Undefeated is a fascinating account of how a group of talented, creative, and brave young Indians changed the game of football forever.
Undefeated: Jim Thorpe and the Carlisle Indian School Football Team by Steve Sheinkin. Roaring Brook Press, 2017. 288 pages.
Reading Level: Young Adult, ages 12-15
Recommended For: Ages 10 and up, especially football fans and American history fans
Jim Thorpe, son of a half Sac and Fox-half Irish father and a Potawatomi mother, was a stubborn kid who loved nothing better than to run and be active. Jim hated school and being cooped up inside; he managed to find his way home from every school he attended. Pop Warner, a white man, was an equally determined man who loved to be active as much as Jim. And they both loved football. In a time when most white Americans were bemoaning the “Indian problem,” Jim Thorpe and his teammates at the Carlisle Indian School, coached by Pop Warner, were making history. As an underdog football team, they trounced the Big 4, invented new plays, and conducted themselves on and off the field with remarkable maturity. Their football playing forever changed the way football was played in America as they strove to be undefeated.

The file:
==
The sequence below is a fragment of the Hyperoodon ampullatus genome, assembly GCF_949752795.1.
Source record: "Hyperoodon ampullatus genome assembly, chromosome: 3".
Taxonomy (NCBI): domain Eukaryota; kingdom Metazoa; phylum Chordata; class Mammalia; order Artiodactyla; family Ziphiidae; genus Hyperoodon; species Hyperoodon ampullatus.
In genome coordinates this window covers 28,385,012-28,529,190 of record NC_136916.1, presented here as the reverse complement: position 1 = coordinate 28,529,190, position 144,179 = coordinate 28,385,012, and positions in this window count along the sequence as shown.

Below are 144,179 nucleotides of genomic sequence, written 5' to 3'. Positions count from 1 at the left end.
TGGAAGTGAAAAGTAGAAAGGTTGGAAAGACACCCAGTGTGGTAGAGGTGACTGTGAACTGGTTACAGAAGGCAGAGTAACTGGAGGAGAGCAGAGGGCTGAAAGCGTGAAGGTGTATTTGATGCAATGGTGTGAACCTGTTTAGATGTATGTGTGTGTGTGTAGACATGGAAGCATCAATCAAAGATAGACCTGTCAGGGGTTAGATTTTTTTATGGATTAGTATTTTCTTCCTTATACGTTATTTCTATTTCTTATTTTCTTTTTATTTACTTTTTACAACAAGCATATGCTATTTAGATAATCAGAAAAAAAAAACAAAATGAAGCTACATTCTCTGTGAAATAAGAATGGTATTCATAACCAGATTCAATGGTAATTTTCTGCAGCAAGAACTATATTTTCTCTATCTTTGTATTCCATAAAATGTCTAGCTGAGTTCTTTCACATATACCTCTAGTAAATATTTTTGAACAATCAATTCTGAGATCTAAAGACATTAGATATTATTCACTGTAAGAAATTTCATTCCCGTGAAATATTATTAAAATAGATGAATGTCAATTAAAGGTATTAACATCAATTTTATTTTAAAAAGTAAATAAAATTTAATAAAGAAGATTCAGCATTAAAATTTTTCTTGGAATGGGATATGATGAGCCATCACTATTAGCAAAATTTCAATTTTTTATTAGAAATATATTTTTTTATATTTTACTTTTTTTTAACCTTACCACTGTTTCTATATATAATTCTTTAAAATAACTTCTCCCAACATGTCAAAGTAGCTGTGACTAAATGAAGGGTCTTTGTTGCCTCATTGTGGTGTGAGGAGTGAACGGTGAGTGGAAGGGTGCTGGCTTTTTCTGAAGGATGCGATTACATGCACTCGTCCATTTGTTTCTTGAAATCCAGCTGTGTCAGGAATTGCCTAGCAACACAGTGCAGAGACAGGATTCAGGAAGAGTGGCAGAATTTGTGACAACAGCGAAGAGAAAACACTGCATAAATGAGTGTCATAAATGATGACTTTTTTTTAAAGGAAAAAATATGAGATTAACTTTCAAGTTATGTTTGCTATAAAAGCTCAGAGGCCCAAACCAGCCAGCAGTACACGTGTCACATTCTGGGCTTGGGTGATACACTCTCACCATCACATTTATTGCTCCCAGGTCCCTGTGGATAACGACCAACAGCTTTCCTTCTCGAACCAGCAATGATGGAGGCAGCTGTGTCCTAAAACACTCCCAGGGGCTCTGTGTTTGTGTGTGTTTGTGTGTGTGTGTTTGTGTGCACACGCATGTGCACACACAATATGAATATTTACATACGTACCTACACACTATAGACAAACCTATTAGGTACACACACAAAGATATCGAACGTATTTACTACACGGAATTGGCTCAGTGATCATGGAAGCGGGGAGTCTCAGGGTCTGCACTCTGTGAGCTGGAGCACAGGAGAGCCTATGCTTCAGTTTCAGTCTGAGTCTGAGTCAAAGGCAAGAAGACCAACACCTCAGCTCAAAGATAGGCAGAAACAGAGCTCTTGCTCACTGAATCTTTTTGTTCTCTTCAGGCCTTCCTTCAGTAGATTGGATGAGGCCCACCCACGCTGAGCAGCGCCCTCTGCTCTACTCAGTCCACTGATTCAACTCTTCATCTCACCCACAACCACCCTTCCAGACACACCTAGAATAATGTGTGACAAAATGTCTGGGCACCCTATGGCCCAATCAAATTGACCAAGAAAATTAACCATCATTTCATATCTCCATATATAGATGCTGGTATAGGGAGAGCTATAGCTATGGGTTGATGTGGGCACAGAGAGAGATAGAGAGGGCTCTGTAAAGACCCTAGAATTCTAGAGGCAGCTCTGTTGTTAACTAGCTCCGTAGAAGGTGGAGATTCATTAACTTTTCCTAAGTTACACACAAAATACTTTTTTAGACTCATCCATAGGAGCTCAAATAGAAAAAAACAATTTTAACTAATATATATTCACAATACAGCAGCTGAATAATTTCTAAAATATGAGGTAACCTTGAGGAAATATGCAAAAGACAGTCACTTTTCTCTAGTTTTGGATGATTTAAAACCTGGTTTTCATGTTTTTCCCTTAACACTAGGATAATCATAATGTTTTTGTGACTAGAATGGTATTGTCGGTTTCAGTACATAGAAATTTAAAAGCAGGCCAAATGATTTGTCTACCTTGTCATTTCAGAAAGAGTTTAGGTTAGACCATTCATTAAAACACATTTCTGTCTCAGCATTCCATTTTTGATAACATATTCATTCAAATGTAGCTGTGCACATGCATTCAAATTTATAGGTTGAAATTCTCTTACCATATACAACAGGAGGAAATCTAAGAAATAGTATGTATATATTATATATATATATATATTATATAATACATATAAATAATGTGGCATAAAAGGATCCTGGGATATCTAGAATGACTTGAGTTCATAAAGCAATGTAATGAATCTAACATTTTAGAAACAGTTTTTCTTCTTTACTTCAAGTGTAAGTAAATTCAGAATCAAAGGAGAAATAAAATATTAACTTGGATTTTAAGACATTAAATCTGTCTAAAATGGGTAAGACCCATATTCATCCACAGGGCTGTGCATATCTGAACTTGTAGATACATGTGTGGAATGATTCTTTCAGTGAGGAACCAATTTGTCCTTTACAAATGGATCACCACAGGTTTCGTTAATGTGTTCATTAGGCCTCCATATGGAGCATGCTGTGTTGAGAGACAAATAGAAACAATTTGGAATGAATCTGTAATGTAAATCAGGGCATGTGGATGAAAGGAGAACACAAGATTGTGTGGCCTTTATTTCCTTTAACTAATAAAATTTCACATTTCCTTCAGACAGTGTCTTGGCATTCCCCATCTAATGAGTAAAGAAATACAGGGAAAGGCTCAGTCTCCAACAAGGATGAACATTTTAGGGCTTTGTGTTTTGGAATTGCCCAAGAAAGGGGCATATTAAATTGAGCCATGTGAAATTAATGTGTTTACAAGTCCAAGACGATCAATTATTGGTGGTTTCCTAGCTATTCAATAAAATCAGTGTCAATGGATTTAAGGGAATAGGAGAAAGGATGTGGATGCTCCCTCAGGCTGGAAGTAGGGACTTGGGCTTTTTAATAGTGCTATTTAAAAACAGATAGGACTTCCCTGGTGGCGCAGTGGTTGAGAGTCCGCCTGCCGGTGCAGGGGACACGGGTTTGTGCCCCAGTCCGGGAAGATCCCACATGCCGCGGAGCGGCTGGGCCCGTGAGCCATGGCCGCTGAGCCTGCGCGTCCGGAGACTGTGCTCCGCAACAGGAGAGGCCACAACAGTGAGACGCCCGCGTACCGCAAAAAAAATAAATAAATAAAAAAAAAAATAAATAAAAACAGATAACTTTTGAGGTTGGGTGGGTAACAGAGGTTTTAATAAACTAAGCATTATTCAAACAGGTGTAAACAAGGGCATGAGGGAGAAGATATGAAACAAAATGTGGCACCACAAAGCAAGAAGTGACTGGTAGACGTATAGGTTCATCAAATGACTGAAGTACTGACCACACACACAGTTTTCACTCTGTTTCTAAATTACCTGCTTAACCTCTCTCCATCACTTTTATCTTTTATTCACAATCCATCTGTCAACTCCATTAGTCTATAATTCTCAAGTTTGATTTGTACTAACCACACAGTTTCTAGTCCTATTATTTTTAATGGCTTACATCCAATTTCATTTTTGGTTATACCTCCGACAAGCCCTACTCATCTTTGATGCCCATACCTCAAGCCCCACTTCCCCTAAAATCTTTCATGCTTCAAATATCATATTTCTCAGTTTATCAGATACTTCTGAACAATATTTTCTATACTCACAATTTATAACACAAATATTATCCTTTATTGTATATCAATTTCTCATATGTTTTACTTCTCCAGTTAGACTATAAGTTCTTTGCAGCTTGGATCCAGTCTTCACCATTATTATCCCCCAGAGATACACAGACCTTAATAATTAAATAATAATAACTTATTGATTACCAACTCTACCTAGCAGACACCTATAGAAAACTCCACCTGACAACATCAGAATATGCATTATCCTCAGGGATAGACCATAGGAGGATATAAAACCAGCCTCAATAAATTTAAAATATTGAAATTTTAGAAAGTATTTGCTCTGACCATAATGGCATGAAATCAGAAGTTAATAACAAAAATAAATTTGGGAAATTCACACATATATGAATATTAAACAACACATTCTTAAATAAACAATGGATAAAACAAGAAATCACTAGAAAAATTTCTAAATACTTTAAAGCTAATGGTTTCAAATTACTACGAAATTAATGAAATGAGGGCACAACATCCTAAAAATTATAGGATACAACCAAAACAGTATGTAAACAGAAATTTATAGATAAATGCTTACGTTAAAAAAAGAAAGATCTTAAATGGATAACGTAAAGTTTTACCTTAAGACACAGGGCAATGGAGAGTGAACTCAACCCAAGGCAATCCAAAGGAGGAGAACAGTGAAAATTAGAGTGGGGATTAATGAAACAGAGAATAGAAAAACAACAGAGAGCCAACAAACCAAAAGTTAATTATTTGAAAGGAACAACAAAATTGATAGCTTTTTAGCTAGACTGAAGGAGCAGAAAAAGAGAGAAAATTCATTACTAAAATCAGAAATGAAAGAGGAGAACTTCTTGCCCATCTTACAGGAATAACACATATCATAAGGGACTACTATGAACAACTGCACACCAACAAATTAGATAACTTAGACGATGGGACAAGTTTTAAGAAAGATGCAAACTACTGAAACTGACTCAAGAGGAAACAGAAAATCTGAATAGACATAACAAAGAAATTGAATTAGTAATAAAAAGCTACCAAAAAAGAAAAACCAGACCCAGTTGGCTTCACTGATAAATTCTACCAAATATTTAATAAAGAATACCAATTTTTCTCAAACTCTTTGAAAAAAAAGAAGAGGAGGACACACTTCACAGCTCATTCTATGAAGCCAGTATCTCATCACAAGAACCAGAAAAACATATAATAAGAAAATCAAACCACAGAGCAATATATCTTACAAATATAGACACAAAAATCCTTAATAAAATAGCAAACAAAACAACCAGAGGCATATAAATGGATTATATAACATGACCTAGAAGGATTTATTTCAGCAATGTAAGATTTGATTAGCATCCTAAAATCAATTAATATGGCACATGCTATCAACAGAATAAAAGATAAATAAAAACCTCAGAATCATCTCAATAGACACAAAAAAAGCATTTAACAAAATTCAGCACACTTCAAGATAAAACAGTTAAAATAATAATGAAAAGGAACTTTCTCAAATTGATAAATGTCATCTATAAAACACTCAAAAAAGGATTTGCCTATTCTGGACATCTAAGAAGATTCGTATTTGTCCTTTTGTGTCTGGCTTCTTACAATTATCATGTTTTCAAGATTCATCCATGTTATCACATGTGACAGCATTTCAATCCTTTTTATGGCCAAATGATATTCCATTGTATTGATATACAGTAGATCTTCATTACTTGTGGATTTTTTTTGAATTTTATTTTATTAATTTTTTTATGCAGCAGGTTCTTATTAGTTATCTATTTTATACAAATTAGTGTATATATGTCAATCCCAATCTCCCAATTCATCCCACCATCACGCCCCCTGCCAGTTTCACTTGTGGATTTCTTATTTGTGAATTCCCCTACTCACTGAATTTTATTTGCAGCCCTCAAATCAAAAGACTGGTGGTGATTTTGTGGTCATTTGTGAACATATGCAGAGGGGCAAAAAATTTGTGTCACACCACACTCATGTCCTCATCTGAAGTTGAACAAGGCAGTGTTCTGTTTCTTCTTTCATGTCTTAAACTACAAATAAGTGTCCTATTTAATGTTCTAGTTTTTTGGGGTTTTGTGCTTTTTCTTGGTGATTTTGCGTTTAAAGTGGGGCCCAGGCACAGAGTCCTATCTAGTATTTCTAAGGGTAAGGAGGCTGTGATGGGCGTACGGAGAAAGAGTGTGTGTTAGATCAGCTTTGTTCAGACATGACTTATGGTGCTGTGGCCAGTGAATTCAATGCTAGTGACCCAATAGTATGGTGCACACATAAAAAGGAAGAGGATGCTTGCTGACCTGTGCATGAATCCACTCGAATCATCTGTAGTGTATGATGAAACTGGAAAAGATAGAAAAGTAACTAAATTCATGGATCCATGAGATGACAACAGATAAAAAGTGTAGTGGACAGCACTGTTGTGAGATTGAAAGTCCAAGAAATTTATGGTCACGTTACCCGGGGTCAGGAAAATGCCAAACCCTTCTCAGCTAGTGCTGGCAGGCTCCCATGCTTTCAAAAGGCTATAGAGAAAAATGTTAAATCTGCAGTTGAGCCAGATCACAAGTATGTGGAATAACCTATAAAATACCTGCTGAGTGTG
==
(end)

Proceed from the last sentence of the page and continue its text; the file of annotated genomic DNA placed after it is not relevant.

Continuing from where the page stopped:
Sheinkin loves to tell a good story about the behind-the-scenes happenings in American history. In America football is prominent, but do fans realize how much the game was changed by a scrawny team made up of Indians from various tribes? Not only were they thrown together regardless of tribal identity, they’d been relocated to a boarding school and forced to give up their cultures and languages in order to assimilate into white American culture. Sheinkin does an admirable job in Undefeated of portraying the issues surrounding the “Indian issue.” And, clearly, there wasn’t an easy answer. It’s true that school administrations like that of the Carlisle Indian School did not have the same cultural sensitivities we do today (an understatement!). It’s also true that most Indians were living at subsistence levels, and education (particularly learning to read and write in English) would go a long way to improving their future ability to interact with white culture, should they need or want to. With the way the American government mercilessly moved them to reservations, interacting with white culture was unavoidable. Despite the political history portrayed, though, this book moves quickly and is an engaging read. Sheinkin restrains his quoting of bad language in this volume, too, using characters and asterisks as a substitute. Plentiful archival photos add much to the storytelling. And when you or your teen finishes reading the book, talk about the admirable ways the Indian team exhibited self control on the field, the ways they responded to persecution, and the ways they demonstrated perseverance!
Overall Rating: 4.5
- Artistic Rating: 4.75
- Worldview Rating: 4.25
For other true stories about underdogs in sports, see Running for My Life and Other Hopeful Sports Books, The Queen of Katwe, and Come On, Seabiscuit.